Our general quality of life improves with each generation, it's gotten to the point where many teenagers (who make up the majority of "emos") barely have to do any work outside of school in order to go to college, as opposed to the 19th century when only the upper classes needed that little effort. Without sufficient challenges in life and fairly little suffering to provide perspective they come to feel that their comparatively care-free lives are harsh and cruel, or at least that's what they claim in their ridiculously whiny blogs. Fortunately it's just a stereotype that emo kids cut themselves or commit suicide at a higher than normal rate (and just so you know, the emotional disorders that result in self-cutting and suicide are completely different), but the suicide rate among teenagers is still one of the highest for the Western world. I think that if all high school students were required to spend a week or two living like pre-industrial farmers, the emo subculture would die out in less than a generation.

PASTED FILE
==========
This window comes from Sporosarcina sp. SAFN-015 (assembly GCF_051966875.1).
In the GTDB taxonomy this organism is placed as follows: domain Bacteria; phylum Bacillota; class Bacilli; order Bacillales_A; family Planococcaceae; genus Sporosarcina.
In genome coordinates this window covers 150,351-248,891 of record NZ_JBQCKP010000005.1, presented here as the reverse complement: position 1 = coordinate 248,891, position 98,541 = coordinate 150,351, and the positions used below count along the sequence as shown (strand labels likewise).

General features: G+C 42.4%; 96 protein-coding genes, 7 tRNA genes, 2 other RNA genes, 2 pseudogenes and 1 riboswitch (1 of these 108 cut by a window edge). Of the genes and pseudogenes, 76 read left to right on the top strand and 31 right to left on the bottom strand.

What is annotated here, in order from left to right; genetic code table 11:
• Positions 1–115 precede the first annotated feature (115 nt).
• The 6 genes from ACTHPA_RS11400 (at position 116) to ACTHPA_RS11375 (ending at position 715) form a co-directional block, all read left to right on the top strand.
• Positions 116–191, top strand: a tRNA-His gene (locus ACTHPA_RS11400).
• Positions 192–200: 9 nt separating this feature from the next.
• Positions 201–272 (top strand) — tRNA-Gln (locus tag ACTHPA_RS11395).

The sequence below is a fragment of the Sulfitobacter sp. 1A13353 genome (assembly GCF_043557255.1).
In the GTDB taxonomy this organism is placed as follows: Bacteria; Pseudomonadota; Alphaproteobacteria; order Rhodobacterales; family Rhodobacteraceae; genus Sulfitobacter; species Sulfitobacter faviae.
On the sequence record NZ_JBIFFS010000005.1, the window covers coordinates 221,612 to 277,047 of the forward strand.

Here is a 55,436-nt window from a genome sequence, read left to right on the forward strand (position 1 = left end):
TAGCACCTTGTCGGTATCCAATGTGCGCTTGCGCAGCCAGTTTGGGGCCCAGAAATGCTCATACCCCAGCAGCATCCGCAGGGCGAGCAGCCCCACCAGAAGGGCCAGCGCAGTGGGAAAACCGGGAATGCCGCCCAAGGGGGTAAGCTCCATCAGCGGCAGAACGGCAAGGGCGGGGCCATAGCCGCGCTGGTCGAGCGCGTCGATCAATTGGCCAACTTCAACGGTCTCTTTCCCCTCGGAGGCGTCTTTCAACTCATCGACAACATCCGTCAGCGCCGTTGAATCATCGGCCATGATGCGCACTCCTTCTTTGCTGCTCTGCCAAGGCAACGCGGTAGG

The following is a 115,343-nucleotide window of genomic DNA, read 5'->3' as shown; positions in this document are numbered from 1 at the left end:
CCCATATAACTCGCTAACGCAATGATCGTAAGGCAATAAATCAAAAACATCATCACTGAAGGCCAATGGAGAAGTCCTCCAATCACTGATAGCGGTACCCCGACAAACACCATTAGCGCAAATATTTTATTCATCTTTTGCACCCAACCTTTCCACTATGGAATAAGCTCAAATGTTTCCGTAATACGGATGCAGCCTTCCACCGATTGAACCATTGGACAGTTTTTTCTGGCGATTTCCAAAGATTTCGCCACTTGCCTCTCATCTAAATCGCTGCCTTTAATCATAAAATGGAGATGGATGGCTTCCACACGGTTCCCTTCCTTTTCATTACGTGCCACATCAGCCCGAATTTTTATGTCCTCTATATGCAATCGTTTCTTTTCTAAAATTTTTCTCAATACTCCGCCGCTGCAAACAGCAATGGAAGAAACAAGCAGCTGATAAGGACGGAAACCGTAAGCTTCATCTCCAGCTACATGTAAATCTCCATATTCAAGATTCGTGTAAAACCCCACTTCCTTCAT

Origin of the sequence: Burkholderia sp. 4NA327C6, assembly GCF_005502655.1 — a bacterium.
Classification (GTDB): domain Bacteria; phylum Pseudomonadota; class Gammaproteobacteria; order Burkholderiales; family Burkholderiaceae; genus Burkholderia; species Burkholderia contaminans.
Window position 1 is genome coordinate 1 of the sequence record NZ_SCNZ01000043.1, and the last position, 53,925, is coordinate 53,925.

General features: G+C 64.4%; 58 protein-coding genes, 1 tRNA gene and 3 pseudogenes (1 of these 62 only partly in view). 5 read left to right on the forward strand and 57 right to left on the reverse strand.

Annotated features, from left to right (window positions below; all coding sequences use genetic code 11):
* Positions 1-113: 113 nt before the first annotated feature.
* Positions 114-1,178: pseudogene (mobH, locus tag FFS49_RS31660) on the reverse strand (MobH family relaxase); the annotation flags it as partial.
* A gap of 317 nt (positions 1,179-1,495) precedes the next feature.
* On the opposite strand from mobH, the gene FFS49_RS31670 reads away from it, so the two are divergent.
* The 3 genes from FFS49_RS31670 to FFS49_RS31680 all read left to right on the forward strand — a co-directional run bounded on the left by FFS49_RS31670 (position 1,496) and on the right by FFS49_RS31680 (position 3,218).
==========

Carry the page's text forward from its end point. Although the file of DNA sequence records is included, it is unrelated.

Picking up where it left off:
Abolitionists want to engineer humans and other animals so that they can no longer suffer, they would also have to completely remove the Will to Power for this to work. To me this seems like it would result in what Nietzsche called the Last Man, a weak-willed individual who takes no risks and seeks nothing more than comfort and security, not to mention being incredibly lazy. In order for a society to be able to move forward at least some members of a society would need to retain the Will to Power or some equivalent drive, these Uebermensch need not necessarily be human, they would more likely be posthumans or super intelligent AI (I suspect that this is the role that the Minds in Iain M. Bank's The Culture stories fulfill). I would prefer that all members of society retain their drives to succeed, as it would make life a little more interesting if anyone could at least try to become the leader.